Water continued to pour under the covered bridge in Bath, N.H., but by Tuesday afternoon, the level dropped a lot compared with 12 hours earlier. It's all due to a rainstorm that ripped through the region Monday.
"Last night was crazy," said Joel Godston of North Haverhill, N.H. "We saw winds that I would guess were 45 to 50 miles an hour and trees we bending over and breaking off."
Late Monday night and into Tuesday morning the Ammonoosuc River continued to rise and rescue officials knew there was going to be trouble at the bridge.
"Upon my arrival... I watched the water and ice going under the bridge and it was almost touching the bottom of the side boards there was so much water and ice going by," Bath Police Chief Dennis MacKay said.
Ice had given way up steam and began pounding the bridge's support beams. Ice chucks clogged the hydro plant intake area just below the bridge causing a deluge that destroyed the driveway below. The bridge was closed indefinitely because of damaged supports and remnants of the flooding still remain down river.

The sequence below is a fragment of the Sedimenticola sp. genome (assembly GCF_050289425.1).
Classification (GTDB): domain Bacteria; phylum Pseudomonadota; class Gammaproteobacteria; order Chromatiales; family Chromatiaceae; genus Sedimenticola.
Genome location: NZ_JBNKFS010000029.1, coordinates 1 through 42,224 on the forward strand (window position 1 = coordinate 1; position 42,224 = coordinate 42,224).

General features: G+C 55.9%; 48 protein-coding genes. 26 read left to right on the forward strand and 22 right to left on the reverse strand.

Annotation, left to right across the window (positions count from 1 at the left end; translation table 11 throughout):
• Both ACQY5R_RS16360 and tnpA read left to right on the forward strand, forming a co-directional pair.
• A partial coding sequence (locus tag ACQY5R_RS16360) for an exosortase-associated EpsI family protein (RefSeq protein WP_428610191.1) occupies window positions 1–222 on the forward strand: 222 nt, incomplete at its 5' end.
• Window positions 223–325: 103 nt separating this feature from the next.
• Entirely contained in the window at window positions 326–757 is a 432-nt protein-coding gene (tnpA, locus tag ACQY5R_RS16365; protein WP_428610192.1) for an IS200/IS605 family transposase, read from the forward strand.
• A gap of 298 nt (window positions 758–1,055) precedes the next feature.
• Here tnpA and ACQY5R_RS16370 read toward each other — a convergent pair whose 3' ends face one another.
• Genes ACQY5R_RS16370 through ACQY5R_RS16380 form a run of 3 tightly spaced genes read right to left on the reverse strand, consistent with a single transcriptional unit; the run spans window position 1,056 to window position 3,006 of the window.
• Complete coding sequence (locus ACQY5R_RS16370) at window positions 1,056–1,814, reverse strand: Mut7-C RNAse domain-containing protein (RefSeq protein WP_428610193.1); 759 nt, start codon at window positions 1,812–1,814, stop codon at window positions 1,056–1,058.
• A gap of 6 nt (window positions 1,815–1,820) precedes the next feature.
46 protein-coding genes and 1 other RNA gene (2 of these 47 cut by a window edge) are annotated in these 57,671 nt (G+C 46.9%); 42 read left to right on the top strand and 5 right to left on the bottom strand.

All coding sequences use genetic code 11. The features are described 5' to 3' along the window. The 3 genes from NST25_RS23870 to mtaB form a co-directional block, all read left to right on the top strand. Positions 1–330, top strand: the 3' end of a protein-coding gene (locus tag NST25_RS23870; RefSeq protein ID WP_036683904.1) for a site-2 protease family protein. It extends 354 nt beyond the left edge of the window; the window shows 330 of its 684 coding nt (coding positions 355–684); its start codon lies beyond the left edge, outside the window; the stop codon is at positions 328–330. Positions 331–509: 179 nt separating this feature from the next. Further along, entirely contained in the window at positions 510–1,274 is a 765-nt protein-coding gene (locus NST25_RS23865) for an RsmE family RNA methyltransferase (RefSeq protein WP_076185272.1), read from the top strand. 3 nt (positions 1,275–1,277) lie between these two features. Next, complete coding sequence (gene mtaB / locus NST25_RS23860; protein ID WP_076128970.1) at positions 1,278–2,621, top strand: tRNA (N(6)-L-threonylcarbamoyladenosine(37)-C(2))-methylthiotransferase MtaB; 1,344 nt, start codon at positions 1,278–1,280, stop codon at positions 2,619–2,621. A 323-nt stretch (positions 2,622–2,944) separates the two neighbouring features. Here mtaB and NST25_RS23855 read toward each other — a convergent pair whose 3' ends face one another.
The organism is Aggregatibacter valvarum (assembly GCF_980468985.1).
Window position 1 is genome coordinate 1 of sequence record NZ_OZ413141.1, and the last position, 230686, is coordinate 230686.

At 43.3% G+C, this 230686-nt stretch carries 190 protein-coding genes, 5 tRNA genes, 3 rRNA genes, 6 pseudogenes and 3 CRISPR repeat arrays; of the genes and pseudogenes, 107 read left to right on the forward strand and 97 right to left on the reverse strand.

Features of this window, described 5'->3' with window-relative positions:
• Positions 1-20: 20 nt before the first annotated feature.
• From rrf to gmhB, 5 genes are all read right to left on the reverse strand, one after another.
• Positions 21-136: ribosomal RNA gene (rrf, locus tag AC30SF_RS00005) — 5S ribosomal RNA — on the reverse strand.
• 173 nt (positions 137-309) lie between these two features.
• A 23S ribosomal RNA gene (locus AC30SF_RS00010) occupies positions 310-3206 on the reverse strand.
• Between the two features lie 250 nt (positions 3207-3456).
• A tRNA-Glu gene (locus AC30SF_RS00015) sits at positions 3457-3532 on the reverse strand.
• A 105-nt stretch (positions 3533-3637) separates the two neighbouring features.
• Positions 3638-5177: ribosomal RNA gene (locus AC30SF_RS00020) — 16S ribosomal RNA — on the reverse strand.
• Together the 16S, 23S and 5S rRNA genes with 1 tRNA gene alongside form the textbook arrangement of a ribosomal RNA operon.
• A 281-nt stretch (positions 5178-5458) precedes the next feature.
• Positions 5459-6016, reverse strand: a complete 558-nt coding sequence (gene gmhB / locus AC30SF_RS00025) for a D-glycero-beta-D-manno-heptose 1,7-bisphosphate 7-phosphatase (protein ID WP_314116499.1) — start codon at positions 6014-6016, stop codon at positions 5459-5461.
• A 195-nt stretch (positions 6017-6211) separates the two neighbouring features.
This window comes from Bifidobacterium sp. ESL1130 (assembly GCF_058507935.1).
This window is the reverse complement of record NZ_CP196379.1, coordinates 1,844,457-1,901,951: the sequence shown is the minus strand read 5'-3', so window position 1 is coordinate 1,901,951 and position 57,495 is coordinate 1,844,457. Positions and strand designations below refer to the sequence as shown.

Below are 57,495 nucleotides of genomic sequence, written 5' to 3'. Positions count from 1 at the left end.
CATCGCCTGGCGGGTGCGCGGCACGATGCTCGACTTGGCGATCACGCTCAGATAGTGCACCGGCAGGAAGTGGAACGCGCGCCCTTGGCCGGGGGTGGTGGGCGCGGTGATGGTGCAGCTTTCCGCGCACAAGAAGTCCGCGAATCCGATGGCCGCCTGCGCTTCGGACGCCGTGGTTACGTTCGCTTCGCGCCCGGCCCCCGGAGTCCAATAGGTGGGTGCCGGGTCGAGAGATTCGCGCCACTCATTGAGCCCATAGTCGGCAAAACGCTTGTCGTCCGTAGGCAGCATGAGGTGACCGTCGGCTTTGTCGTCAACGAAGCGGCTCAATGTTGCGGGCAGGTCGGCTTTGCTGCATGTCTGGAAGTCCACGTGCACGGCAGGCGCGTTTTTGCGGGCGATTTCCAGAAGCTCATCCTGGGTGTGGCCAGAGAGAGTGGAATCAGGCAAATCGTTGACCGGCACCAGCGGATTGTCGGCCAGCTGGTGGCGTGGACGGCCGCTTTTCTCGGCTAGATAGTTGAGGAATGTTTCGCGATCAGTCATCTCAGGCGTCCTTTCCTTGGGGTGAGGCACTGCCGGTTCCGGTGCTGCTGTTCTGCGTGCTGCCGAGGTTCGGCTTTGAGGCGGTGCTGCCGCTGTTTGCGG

"There was no question in my mind that the bridge was going to sustain some damage," MacKay said. "I actually turned on the video camera in my car because I was half expecting it to get swept downstream."
Large blocks of ice completely blanket low-lying fields on the river's edge. Several roads that were closed Monday night have been re-opened except for the Abbott Ave, which was still closed to traffic Tuesday evening.
"It was ice-out," MacKay explained. "It came down from Littleton, Lisbon, Sugar Hill; a couple different tributaries that fed into it."
It's something that happens every couple of years in this part of Ammonoosuc River which residents seem to take in stride.
"We'll survive, we will," Godston said. "People up here are in God's country and they are resilient."
Two homes had to be evacuated during the flood, but law enforcement officials say that luckily, despite the fury on this raging river, no injuries have been reported.
Grafton County has a "Code Red" alert system that dials residents near the Ammonoosuc River when flood dangers are high. That system was used Monday night.
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